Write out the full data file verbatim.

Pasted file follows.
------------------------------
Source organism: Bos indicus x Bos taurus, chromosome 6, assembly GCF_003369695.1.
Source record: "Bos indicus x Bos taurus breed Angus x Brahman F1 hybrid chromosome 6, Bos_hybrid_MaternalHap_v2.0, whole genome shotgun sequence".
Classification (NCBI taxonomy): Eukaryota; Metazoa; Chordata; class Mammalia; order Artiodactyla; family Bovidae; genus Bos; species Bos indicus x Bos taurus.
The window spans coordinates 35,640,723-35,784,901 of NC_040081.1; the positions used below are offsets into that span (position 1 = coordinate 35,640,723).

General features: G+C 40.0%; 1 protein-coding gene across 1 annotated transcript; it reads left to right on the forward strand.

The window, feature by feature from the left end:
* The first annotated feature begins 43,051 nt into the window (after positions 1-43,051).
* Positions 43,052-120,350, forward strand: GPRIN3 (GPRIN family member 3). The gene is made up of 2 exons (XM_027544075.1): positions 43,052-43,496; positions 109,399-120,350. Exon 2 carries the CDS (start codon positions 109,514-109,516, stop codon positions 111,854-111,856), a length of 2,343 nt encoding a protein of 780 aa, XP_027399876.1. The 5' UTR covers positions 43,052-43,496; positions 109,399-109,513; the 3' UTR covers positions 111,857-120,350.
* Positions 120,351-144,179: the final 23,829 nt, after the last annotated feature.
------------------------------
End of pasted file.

Source organism: Bos indicus x Bos taurus, chromosome 6, assembly GCF_003369695.1.
Source record: "Bos indicus x Bos taurus breed Angus x Brahman F1 hybrid chromosome 6, Bos_hybrid_MaternalHap_v2.0, whole genome shotgun sequence".
Classification (NCBI taxonomy): Eukaryota; Metazoa; Chordata; class Mammalia; order Artiodactyla; family Bovidae; genus Bos; species Bos indicus x Bos taurus.
The window spans coordinates 35,640,723-35,784,901 of NC_040081.1; the positions used below are offsets into that span (position 1 = coordinate 35,640,723).

General features: G+C 40.0%; 1 protein-coding gene across 1 annotated transcript; it reads left to right on the forward strand.

The window, feature by feature from the left end:
* The first annotated feature begins 43,051 nt into the window (after positions 1-43,051).
* Positions 43,052-120,350, forward strand: GPRIN3 (GPRIN family member 3). The gene is made up of 2 exons (XM_027544075.1): positions 43,052-43,496; positions 109,399-120,350. Exon 2 carries the CDS (start codon positions 109,514-109,516, stop codon positions 111,854-111,856), a length of 2,343 nt encoding a protein of 780 aa, XP_027399876.1. The 5' UTR covers positions 43,052-43,496; positions 109,399-109,513; the 3' UTR covers positions 111,857-120,350.
* Positions 120,351-144,179: the final 23,829 nt, after the last annotated feature.